As another part of the myth that he had created, Hartnett always laid great emphasis on the fact that he had been born in Croom.  He was immensely proud of this fact.  In an interview with Dennis O’Driscoll for Poetry Ireland he stated:

I am the only ‘recognised’ living poet who was born in Croom, County Limerick, which was the seat of one of the last courts of poetry in Munster: Sean Ó Tuama and Andrias MacCraith.  When I was quite young, I became very conscious of these poets and, so, read them very closely indeed (Dennis O’Driscoll Interview for Poetry Ireland, p, 143).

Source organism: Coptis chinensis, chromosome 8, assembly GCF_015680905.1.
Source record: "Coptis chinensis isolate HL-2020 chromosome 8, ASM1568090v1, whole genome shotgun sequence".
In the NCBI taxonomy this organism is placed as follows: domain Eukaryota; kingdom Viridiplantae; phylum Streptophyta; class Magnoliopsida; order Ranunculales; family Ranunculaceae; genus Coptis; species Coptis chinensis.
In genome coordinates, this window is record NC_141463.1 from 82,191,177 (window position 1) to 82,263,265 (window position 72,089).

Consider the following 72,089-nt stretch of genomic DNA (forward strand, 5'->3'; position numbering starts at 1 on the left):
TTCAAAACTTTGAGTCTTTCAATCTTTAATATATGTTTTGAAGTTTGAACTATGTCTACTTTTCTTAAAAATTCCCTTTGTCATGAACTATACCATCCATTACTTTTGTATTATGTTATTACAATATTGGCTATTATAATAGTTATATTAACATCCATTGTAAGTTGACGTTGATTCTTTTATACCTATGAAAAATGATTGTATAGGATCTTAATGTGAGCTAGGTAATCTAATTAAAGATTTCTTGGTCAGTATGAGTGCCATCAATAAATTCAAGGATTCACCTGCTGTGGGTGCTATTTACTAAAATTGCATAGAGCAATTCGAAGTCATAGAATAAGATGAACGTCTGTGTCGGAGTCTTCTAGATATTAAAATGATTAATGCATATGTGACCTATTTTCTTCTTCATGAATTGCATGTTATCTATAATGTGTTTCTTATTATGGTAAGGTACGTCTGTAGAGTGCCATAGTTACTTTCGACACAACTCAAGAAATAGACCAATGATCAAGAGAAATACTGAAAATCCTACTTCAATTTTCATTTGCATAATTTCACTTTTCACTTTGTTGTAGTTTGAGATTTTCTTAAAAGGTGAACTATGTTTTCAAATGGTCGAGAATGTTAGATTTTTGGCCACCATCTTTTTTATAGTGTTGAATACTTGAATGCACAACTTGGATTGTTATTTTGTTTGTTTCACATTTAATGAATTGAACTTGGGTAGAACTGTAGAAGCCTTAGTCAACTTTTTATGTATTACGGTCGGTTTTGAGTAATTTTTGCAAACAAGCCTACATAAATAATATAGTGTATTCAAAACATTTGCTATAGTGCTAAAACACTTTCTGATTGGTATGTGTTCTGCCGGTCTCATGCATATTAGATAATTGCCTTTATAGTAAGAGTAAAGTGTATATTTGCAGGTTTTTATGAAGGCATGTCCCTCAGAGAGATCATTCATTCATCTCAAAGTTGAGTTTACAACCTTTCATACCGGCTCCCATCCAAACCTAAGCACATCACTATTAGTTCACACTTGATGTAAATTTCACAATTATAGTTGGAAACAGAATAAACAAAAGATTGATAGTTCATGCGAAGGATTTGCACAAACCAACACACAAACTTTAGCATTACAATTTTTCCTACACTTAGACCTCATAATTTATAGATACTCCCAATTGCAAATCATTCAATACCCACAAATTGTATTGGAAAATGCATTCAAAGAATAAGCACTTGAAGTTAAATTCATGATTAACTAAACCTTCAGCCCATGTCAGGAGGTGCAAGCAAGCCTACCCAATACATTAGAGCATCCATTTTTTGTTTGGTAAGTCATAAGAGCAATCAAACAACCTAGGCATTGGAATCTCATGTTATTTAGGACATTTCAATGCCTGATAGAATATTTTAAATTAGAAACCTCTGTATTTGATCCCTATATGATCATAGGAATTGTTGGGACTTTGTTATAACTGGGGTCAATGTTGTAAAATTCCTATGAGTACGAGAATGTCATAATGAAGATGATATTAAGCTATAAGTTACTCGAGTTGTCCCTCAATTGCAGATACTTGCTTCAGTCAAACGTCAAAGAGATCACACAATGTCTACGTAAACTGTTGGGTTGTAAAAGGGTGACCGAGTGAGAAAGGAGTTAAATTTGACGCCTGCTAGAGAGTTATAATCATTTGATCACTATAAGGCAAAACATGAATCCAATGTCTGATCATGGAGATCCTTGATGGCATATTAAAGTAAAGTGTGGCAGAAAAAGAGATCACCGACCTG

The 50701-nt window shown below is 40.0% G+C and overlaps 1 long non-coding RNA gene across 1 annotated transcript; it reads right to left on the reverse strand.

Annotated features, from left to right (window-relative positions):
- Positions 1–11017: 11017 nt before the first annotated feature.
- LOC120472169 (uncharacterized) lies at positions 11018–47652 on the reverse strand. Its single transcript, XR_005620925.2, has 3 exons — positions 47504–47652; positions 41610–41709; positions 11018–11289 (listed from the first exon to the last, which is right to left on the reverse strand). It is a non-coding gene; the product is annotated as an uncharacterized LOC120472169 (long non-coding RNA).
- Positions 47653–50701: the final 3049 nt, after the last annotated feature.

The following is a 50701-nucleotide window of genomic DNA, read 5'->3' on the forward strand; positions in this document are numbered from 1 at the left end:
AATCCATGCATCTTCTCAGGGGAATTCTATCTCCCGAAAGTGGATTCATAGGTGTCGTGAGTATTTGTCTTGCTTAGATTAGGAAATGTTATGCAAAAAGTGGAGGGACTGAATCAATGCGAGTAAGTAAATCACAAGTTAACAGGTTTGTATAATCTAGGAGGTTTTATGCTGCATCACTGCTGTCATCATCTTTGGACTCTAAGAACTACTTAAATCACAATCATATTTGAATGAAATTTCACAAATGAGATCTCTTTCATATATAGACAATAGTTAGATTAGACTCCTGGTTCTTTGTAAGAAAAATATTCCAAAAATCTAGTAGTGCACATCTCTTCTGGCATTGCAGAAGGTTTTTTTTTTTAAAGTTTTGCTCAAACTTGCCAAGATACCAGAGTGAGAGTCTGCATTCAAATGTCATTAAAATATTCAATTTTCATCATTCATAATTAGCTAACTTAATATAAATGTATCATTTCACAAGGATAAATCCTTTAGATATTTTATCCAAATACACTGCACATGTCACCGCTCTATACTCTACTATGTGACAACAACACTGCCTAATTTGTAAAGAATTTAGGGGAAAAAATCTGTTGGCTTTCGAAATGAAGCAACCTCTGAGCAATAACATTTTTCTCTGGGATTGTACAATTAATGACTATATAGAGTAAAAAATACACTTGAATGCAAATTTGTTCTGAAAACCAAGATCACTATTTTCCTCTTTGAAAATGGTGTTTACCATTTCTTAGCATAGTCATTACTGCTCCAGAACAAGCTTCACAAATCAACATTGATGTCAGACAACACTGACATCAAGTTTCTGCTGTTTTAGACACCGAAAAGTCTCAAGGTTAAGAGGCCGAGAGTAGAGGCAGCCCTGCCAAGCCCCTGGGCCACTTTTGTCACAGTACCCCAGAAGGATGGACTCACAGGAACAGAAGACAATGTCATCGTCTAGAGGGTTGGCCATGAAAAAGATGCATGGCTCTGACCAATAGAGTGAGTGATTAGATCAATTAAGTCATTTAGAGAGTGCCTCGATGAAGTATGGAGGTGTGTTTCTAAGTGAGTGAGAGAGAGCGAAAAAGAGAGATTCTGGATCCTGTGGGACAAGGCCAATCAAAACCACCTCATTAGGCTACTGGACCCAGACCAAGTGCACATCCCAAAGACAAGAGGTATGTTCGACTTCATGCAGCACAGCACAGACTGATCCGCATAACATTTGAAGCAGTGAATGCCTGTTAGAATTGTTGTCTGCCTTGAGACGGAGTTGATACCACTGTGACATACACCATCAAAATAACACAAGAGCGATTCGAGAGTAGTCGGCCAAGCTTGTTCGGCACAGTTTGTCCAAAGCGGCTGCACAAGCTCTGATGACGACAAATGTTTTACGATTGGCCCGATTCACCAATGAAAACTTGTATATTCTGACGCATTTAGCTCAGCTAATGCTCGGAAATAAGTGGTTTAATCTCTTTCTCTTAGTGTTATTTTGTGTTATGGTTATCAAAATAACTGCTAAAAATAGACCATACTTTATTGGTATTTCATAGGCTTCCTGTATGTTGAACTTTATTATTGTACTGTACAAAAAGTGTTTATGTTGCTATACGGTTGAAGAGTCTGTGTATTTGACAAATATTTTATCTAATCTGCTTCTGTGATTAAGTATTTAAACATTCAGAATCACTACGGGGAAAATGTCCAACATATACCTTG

Andrias Mac Craith (c. 1709 – c. 1794), in particular, was an important influence on Hartnett.   MacCraith had, for a time, very close associations with the town of Croom in County Limerick (although, it is believed, he had been born in Fanstown near Kilmallock).  As already mentioned, Hartnett had long dined out on the fortuitous coincidence that he too had strong associations with Croom having been born there.   However, he neglects to inform us that most of the babies born in Limerick in 1941 were also born in St. Nessan’s Maternity Hospital in Croom!  He would have been in Croom for less than a week before he returned to Lower Maiden Street to the accommodation which his family rented from the eponymous Legsa Murphy who also owned a bakery near Forde’s Corner in Upper Maiden Street.  However, in the mid to late 1700’s Andrias MacCraith, who was also known as An Mangaire Sugach or The Merry Pedlar (he was not a pedlar, but a roving schoolmaster), and his fellow poet and innkeeper, Sean Ó Tuama an Ghrinn (Sean O’Tuama The Merrymaker), had transformed Croom into a centre for poetry and the seat of one of the last ‘courts’ of Gaelic poetry.  The town became somewhat notorious and became known widely as Cromadh an tSughachais, roughly translated as Croom of the Jubilations – (today it would obviously be known as Croom of the Craic)!  Hartnett would have loved this vibrant, anarchic milieu and this is why Mac Craith had such an influence over him.  Hartnett saw himself as a natural descendent of these poets and the motivation behind his ‘rebel act’ in 1974 was largely an effort to  revive the interest in Irish, and poetry in Irish, which had  earlier been generated by these poets who were known collectively as the Maigue Poets, in honour of the River Maigue which runs through Croom.  His lovely poem, “A Visit to Croom, 1745” is his effort to recreate the tragic changes that were imminent, he tells us he had walked fourteen miles ‘in straw-roped overcoat’,